CHRISTOPHER CASTELLANI: The novel grew out of a short story that I wrote in the late 1990s in my MFA program. It was told from Williams’s point of view. That short story didn’t really work in the end, but there was something there that I wanted to blow up. I very vividly remember being in a bookstore in Delaware and coming across this Williams memoir and reading about a guy named Frank Merlo. He was this Italian-American gay working class dude from Jersey, who was the partner of Tennessee Williams. And here I am, a gay Italian-American working class dude from Delaware, and I identified with him. I also identified with the fact that he was in these elite circles with all these literati socialites and probably struggling to find his place in the world. I, myself, was the only one in my immediate family to finish college. In this ivory tower, I always felt like a bit of an imposter. So it was really more about Merlo, and what it was like to live in Williams’s shadow. Merlo was literally in the shadows, making all the arrangements behind the scenes, booking tickets, ironing Tennessee’s shirts, taking care of the bills, all that kind of stuff.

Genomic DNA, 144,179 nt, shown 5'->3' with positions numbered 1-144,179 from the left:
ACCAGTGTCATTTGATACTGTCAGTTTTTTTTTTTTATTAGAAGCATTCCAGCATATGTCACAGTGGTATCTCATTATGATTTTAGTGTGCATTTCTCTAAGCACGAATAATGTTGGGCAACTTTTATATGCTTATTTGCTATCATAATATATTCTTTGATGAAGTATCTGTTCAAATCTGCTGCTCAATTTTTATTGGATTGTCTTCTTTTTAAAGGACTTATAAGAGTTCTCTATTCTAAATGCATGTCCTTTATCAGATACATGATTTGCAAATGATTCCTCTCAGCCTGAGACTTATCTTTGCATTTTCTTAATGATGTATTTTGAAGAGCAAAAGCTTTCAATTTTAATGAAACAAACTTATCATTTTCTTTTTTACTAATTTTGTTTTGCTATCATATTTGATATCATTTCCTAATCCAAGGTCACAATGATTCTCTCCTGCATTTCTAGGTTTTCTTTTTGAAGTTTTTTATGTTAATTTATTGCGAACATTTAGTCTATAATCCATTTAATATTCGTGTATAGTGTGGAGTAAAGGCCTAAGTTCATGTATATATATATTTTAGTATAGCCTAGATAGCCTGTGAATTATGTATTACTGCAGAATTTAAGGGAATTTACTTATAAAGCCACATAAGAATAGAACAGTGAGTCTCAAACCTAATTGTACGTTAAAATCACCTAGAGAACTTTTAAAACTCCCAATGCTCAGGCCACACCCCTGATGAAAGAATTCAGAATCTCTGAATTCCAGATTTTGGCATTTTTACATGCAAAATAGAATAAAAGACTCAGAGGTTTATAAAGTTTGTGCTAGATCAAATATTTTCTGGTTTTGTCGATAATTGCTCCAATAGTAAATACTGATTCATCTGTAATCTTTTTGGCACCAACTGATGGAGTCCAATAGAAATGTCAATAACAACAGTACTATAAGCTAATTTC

BOLLEN: It’s a classic but often unexamined relationship — the one in the world’s spotlight and the one waiting quietly off stage. Like the great Auden poem “Who’s Who” with the hero climbing mountains and naming seas, but pining for the one who stays home pottering around the garden.

CASTELLANI: Usually, the story is of the wife behind the man. I was interested in the man behind the man.

BOLLEN: There’s no end of material on Williams’s life, but I imagine there is very little on Merlo to draw from.

CASTELLANI:  I deliberately did not contact whoever’s left of his family. I wanted the character to be my interpretation. It’s not a biography. It’s my interpretation based on what I know from the letters that Williams wrote, along with the letters that people wrote to Williams about Merlo. Including what I’ve seen in photos, and a little bit of primary material.